Sibling bonds rank as some of the strongest human relationships. These connections serve as the basis for many movies, perhaps more than sibling rivalry. In animation, Disney has given us some of the best examples with sisters in Frozen and Frozen II. The most recent Pixar release now highlights brothers on an adventure as much fraught with danger as anything that Anna and Elsa tackled. Onward floors it as two brothers take on a valiant quest to reunite loved ones using long-dormant magic.
Veteran Pixar talent Dan Scanlon had his hands in a lot of recent projects like Coco, Incredibles 2 and Toy Story 4. He last directed Monsters University, and comparing the two, I appreciate the abundance of details in the animation and consider this film an improvement. Scanlon and writers Keith Bunin and Jason Headley had an uphill challenge to both create a new world and tell a compelling story. Elf brothers Ian Lightfoot (voiced by Tom Holland) and Barley (Chris Pratt) live with their mother Laurel (Julia Louis-Dreyfus) in New Mushroomton, a town that once embraced magic before modern technology took over. Ian turns 16, and Laurel gives him and Barley a package left behind by the brothers’ deceased father. With instructions and a magical gem, a staff will resurrect their father for one day. Unfortunately, the spell backfires, only half of their father returns and Ian and Barley have to find another gem to complete the process. Barley loves role-playing games (RPGs), so he frames their mission like one of his quests. Along the way, they contend with Laurel’s centaur boyfriend Colt Bronco (Mel Rodriguez) and seek assistance from manticore Corey (Octavia Spencer).
Holland and Pratt previously worked together in Marvel films from the other arm of Disney, namely Avengers: Infinity War and Avengers: Endgame. Most recently, Holland also voiced an inventor/scientist in Spies in Disguise. Together, it’s clear that they have great camaraderie off the set because they bring that fun to their performances. Holland plays nerdy, while Pratt exudes the bombast and recklessness of Barley. Louis-Dreyfus once played a character in Pixar’s A Bug’s Life, so it’s full circuit to appear again, this time in the mother role who still manages to have her own adventure with Corey. Spencer has an instantly recognizable velvety voice, and there’s great fun in her roar and beast mode. Rodriguez both made me laugh and maybe want to share a beer with him in The Last Man on Earth, an underrated and canceled TV comedy, and Colt has those qualities and more. The animators even gave Colt a moustache like Rodriguez.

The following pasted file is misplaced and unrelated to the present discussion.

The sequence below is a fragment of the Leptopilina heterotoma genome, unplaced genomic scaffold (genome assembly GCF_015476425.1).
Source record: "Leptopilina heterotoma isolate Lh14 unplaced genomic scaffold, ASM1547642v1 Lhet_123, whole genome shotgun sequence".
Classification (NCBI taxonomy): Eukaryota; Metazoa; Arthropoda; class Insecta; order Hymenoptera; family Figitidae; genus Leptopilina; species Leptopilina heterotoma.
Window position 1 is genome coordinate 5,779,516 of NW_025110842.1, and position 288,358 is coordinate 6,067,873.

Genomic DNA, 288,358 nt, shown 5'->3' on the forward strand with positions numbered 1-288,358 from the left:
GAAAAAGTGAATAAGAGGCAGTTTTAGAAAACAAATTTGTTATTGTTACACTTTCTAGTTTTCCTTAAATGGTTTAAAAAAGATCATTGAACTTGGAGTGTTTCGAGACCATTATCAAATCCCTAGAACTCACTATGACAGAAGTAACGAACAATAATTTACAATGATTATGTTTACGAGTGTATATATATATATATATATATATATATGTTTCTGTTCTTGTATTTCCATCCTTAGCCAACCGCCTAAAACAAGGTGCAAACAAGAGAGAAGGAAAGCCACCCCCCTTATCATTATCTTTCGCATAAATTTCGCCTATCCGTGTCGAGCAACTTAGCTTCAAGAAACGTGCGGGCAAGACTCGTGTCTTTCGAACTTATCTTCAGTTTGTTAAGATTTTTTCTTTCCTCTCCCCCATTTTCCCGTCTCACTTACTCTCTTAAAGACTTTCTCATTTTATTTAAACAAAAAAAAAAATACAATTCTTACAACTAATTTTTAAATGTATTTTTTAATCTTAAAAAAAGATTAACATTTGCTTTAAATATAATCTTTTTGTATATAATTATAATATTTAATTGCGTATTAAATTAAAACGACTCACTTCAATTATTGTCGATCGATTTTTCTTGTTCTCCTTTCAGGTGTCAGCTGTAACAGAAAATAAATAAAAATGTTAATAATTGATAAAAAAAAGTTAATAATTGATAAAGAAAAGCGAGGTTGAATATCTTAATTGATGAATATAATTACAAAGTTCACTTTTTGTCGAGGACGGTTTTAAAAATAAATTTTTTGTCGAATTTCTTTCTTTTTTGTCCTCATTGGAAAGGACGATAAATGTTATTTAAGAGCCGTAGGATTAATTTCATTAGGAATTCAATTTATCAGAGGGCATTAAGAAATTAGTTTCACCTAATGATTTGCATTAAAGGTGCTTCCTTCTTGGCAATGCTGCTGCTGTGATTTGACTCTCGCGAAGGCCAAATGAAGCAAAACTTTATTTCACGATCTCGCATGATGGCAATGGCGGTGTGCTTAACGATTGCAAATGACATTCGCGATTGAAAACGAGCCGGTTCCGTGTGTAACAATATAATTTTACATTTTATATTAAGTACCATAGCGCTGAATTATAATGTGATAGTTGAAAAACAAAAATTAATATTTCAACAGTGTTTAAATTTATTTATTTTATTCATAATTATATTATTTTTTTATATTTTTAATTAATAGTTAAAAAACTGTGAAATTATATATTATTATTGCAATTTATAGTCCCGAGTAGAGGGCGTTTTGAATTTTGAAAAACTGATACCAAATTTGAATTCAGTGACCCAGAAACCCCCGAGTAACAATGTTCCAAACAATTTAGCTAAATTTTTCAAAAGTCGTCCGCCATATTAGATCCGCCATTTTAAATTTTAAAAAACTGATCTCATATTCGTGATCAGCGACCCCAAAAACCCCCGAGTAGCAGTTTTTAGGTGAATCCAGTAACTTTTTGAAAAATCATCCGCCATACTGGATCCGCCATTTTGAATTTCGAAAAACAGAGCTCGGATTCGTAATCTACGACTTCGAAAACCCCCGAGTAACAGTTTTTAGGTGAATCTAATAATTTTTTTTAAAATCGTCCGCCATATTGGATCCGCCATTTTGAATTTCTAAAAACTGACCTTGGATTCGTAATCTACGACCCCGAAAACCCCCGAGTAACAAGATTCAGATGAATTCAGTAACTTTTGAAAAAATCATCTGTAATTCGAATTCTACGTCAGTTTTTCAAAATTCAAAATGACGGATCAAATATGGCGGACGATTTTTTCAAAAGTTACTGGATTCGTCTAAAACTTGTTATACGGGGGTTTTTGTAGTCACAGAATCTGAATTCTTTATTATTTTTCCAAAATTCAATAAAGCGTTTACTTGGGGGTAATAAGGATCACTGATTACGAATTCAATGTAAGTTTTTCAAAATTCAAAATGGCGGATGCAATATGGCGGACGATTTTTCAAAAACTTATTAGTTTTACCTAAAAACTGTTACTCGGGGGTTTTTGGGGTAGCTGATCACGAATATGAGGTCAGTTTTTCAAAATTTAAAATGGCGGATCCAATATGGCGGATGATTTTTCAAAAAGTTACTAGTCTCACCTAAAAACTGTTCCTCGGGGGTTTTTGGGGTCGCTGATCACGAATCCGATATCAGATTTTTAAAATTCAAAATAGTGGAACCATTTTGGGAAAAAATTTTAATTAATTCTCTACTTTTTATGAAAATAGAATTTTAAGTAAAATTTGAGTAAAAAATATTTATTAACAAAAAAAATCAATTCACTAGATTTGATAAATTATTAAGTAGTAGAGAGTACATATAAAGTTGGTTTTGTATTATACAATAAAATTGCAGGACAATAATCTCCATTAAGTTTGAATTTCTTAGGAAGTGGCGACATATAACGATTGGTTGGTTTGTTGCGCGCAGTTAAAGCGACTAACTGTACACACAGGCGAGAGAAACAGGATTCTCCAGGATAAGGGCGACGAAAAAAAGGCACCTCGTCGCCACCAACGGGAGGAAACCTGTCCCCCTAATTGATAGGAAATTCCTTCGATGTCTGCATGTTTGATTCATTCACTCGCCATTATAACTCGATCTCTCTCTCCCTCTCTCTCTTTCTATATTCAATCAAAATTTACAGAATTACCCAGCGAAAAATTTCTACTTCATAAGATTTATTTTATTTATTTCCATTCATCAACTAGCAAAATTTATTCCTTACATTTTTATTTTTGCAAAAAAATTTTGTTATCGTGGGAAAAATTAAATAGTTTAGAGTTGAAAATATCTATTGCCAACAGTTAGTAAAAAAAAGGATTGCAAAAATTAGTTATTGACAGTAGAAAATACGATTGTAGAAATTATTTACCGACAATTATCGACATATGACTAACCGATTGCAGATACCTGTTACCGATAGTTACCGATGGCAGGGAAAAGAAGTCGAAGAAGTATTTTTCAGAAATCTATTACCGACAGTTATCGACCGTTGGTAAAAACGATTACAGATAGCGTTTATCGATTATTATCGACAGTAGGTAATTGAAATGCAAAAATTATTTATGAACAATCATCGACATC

Probably for adults more than children, animated films better have humor mixed with the drama or emotion. Onward doesn’t skimp in that department. If anything, the touching moments generate even more emotion because of the shift in focus at that time. When creating a fantasy world that mirrors our own, those connections elicit the chuckles. From “Burger Shire” to Barley’s trusty steed called Guinevere (a big ’70-style van), there are plenty of touchstones that let you find your way in this universe. I enjoyed even more where the movie flips things. Bottom feeder unicorns hiss and bite as essentially a cross between rats and pigeons. The sprite biker gang the Pixie Dusters flies around like gnats and causes trouble if you can stop laughing at them long enough. Where’s a fly swatter when you need one? The best gag of all might fly over most kids’ heads like one of those nasty sprites. Ian and Barley take their half-father with them everywhere and even dress him up so that he looks like he’s all there. I couldn’t stop thinking of Weekend at Bernie’s, yet that’s not a bad thing because the filmmakers make the most of this visual in-joke.
Whereas Monsters University perhaps overdid it with the colors and busy backgrounds, Scanlon and his animators perfect the mix of sight gags, color and gorgeous art in the graphics. Barley loves his Quests for Yore RPG, and there will soon be a real version of his favorite game for you to play. As the plot progresses, the brothers almost jump into a real-world (for them) RPG as they explore caves and challenge beasts, all of which are represented here like in the best fantasy films. With only the lower part of the father resurrected, the filmmakers came up with a great way for the family members to communicate. The pet dragon Blazey doesn’t have as many scenes as I would have liked, so kids won’t be able to latch onto him, either. Barley’s jean jacket tops my list of favorite visuals. Essential to his character, his love of rock music includes many patches of his favorite bands, all of which could pass as real-world heavy metal bands and at least one of which (Hades) actually existed.
When I first saw the Onward teaser trailer, I was not interested at all. That trailer told me nothing about the story and just packed in a bunch of characters in a magical world. The second trailer and movie itself focused correctly on the brothers and their tagalong father. Here’s another neat fact. Brothers Mychael Danna and Jeff Danna provide the music, jaunty and fun most of the time and serious when it needs to be. The film takes too long to get going, but it grabs your heartstrings and pulls you along like the brothers’ dad from that point forward. The title comes from the letter “O” (for “Onward”) that Barley puts on his dashboard’s gear indicator for perhaps guidance and inspiration. Onward revisits the common missing parent theme from animated films and inserts it into an adventure with enough pieces that moviegoers can assemble another solid Pixar experience.